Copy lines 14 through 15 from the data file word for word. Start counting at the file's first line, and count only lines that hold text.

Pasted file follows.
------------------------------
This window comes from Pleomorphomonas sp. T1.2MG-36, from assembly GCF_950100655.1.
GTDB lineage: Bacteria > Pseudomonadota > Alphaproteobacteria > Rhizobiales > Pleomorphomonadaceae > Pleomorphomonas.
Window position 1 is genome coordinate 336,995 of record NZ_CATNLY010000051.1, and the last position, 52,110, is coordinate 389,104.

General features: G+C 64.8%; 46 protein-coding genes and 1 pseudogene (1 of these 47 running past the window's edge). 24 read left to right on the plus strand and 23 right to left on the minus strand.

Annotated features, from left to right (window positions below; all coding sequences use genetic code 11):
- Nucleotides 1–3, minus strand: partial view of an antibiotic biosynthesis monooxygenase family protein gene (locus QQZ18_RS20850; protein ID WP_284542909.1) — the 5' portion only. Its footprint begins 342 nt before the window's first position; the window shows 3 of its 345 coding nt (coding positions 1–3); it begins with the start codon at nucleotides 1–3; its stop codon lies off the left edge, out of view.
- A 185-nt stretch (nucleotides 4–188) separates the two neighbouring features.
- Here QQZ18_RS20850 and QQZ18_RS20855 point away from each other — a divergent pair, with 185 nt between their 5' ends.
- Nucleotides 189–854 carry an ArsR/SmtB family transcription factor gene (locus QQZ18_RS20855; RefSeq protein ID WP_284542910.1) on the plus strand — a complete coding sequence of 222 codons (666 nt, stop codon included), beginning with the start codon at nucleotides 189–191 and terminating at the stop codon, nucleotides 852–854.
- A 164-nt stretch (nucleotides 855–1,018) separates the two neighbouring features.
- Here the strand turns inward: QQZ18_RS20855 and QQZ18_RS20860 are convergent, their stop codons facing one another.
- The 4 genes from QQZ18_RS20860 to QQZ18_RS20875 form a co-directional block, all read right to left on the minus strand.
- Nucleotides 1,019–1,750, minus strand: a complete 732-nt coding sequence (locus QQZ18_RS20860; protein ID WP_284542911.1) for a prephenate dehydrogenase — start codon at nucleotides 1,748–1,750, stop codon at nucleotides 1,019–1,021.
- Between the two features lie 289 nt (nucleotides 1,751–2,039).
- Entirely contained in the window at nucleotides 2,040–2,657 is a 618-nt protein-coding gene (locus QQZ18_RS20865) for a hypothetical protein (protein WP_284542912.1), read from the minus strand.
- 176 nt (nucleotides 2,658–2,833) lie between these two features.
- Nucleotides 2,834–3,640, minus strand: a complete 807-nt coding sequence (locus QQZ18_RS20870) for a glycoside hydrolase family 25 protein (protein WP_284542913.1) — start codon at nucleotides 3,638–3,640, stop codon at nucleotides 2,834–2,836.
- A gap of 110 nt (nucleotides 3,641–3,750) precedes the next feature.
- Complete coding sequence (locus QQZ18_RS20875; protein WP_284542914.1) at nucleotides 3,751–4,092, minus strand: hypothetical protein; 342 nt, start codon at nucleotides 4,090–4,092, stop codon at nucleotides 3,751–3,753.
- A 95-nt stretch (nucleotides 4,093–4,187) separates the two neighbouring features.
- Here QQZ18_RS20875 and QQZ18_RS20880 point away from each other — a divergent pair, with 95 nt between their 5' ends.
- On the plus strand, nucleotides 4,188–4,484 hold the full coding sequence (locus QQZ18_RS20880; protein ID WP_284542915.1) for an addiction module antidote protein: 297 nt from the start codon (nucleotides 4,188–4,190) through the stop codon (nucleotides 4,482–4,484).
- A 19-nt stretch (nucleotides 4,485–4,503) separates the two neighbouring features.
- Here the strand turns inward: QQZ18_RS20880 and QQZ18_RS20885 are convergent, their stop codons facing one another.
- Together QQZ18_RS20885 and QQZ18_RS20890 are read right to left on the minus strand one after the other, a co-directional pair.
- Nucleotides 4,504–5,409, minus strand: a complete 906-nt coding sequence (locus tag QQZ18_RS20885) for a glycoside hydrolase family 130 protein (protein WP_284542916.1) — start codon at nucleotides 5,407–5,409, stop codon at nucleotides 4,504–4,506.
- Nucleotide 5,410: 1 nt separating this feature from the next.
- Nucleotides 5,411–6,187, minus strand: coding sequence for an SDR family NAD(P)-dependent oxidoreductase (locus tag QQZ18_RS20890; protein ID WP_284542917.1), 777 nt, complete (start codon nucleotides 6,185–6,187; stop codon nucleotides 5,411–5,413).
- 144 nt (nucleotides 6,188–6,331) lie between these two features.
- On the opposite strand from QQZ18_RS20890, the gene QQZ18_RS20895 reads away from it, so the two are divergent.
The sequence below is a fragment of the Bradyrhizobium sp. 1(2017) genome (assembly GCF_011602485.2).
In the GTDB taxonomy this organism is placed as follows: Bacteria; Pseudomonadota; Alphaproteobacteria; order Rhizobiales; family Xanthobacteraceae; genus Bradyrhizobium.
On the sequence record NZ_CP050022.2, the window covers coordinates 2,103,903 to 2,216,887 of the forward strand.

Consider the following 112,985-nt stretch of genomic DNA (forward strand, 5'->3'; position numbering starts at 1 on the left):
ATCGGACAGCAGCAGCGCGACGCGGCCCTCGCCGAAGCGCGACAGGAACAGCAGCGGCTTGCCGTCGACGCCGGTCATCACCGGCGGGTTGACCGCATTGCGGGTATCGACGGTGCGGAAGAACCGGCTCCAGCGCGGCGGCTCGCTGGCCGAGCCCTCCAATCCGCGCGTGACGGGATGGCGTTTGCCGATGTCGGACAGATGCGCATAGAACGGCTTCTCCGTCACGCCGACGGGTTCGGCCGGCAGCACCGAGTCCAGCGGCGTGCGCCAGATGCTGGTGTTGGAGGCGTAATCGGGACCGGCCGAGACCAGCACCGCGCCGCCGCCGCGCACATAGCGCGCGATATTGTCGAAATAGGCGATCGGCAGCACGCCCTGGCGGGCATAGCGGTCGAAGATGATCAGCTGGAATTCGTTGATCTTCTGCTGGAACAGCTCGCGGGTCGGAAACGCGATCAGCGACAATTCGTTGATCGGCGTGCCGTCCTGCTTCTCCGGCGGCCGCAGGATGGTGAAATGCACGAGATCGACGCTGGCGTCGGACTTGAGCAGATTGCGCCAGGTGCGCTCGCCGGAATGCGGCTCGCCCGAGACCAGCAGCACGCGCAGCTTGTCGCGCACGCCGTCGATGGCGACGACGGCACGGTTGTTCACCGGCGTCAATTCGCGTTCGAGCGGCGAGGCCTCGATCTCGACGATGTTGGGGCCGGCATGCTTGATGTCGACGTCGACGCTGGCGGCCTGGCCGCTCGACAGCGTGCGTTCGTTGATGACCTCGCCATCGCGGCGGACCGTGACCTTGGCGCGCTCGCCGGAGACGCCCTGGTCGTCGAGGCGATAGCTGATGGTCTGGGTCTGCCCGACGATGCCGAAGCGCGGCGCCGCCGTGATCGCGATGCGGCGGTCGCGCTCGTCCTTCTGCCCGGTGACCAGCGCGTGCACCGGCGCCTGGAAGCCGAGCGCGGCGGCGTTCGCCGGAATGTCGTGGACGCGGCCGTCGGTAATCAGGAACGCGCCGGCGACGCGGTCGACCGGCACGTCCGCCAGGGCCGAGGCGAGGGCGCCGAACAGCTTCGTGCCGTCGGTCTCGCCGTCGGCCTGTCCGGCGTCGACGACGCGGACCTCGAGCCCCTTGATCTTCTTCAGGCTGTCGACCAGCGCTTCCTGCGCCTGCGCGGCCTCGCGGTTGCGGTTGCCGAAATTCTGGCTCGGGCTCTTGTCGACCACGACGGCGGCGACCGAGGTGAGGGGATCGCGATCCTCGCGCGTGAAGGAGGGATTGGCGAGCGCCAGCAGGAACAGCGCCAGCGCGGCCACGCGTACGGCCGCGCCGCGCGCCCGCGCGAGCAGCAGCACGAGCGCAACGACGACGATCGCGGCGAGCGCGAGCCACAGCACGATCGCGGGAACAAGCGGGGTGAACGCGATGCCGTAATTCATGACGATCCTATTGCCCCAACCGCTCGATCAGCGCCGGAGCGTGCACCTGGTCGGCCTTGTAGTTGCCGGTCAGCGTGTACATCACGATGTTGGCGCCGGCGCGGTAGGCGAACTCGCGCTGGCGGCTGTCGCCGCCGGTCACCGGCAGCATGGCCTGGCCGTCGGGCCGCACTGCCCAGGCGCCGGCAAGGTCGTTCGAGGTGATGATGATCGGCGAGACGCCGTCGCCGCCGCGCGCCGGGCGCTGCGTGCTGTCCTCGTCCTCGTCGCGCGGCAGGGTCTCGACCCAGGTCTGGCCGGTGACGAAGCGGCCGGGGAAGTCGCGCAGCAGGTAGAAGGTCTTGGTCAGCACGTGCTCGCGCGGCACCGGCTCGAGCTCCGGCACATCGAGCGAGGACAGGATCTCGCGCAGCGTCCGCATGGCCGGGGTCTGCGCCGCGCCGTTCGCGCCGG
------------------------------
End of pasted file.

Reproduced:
- Between the two features lie 289 nt (nucleotides 1,751–2,039).
- Entirely contained in the window at nucleotides 2,040–2,657 is a 618-nt protein-coding gene (locus QQZ18_RS20865) for a hypothetical protein (protein WP_284542912.1), read from the minus strand.